Oak Ridge National Laboratory researchers have developed a machine learning model that could help predict the impact pandemics such as COVID-19 have on fuel demand in the United States.
Researchers at Oak Ridge National Laboratory developed a method that uses machine learning to predict seasonal fire risk in Africa, where half of the world’s wildfire-related carbon emissions originate.
Oak Ridge National Laboratory researchers have built a novel microscope that provides a “chemical lens” for viewing biological systems including cell membranes and biofilms.
Scientists have tapped the immense power of the Summit supercomputer at Oak Ridge National Laboratory to comb through millions of medical journal articles to identify potential vaccines, drugs and effective measures that could suppress or stop the spread of COVID-19.
Scientists at Oak Ridge National Laboratory used a focused beam of electrons to stitch platinum-silicon molecules into graphene, marking the first deliberate insertion of artificial molecules into a graphene host matrix.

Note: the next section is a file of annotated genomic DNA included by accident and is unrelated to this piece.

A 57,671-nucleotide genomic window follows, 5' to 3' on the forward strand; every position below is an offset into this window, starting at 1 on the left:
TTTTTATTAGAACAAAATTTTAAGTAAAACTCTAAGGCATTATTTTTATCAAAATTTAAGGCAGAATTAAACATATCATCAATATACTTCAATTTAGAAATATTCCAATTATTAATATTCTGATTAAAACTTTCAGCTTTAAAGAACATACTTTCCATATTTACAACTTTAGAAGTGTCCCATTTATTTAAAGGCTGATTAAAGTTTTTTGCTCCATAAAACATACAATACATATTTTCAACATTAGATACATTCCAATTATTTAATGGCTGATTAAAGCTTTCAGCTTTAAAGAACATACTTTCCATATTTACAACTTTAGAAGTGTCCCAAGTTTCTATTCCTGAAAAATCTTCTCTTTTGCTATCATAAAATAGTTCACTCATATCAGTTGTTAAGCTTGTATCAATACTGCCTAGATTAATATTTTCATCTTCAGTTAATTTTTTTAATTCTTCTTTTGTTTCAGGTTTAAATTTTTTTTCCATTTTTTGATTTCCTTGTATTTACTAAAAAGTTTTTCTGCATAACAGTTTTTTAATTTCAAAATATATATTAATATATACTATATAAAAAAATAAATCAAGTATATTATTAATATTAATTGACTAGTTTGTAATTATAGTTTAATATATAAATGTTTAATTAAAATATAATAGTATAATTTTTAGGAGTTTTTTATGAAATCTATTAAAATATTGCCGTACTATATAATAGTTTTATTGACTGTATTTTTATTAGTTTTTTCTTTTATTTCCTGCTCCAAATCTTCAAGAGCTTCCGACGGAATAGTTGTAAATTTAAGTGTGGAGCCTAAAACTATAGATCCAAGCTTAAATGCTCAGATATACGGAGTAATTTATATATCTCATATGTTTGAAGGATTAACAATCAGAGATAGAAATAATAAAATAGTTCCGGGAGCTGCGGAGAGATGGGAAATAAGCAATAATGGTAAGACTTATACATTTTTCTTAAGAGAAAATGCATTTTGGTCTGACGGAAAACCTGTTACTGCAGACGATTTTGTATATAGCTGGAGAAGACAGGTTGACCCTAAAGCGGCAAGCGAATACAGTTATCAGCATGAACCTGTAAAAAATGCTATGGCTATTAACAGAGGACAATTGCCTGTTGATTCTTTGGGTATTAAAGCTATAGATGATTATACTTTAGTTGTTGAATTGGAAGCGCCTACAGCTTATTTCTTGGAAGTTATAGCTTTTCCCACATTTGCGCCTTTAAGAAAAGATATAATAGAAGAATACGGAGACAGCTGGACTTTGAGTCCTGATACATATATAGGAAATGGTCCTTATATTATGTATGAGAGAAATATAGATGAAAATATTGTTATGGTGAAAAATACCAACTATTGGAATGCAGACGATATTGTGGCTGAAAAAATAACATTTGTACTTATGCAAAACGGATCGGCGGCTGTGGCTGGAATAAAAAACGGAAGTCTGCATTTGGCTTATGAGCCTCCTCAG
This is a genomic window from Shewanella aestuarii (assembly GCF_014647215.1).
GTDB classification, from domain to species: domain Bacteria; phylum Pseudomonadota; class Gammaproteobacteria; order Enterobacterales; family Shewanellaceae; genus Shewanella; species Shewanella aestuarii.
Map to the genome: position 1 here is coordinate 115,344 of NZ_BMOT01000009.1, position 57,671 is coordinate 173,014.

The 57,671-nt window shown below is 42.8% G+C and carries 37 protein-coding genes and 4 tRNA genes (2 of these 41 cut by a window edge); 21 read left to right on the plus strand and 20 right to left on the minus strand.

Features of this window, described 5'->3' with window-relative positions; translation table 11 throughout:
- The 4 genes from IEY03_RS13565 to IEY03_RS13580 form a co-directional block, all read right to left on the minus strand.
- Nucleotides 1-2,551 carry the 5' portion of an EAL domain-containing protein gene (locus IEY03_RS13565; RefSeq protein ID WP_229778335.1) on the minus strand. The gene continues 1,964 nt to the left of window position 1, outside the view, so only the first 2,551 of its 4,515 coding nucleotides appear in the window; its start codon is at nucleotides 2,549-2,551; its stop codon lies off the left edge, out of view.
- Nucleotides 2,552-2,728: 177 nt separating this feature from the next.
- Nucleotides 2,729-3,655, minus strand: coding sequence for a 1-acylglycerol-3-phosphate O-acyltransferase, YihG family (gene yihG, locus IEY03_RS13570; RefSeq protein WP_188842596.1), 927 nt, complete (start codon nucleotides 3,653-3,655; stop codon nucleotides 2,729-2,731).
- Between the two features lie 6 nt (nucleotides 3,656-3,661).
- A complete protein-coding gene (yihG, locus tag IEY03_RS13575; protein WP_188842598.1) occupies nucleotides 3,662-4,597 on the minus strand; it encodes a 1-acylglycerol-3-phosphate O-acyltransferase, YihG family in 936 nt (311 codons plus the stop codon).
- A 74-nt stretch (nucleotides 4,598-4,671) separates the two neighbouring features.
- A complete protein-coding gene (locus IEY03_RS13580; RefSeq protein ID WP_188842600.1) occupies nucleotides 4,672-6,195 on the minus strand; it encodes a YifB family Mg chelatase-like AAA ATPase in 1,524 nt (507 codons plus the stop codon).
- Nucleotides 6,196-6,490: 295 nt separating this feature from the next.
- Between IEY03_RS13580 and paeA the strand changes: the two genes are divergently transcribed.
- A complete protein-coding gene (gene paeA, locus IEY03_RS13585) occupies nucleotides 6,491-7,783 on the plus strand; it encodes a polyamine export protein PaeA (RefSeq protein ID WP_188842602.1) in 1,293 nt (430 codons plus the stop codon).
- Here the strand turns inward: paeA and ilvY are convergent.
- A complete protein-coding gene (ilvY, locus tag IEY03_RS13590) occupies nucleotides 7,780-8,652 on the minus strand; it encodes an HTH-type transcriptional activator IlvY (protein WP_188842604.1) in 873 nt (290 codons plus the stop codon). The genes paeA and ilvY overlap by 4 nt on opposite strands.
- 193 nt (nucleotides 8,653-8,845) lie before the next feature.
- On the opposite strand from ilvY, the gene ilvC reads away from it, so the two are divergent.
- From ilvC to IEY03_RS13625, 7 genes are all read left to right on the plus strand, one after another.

The prospect of simulating a fusion plasma is a step closer to reality thanks to a new computational tool developed by scientists in fusion physics, computer science and mathematics at ORNL.
A novel approach developed by scientists at ORNL can scan massive datasets of large-scale satellite images to more accurately map infrastructure – such as buildings and roads – in hours versus days.
In collaboration with the Department of Veterans Affairs, a team at Oak Ridge National Laboratory has expanded a VA-developed predictive computing model to identify veterans at risk of suicide and sped it up to run 300 times faster, a gain that could profoundly affect the VA’s ability to reach susceptible veterans quickly.
Oak Ridge National Laboratory is training next-generation cameras called dynamic vision sensors, or DVS, to interpret live information—a capability that has applications in robotics and could improve autonomous vehicle sensing.
Using the Titan supercomputer at Oak Ridge National Laboratory, a team of astrophysicists created a set of galactic wind simulations of the highest resolution ever performed. The simulations will allow researchers to gather and interpret more accurate, detailed data that elucidates how galactic winds affect the formation and evolution of galaxies.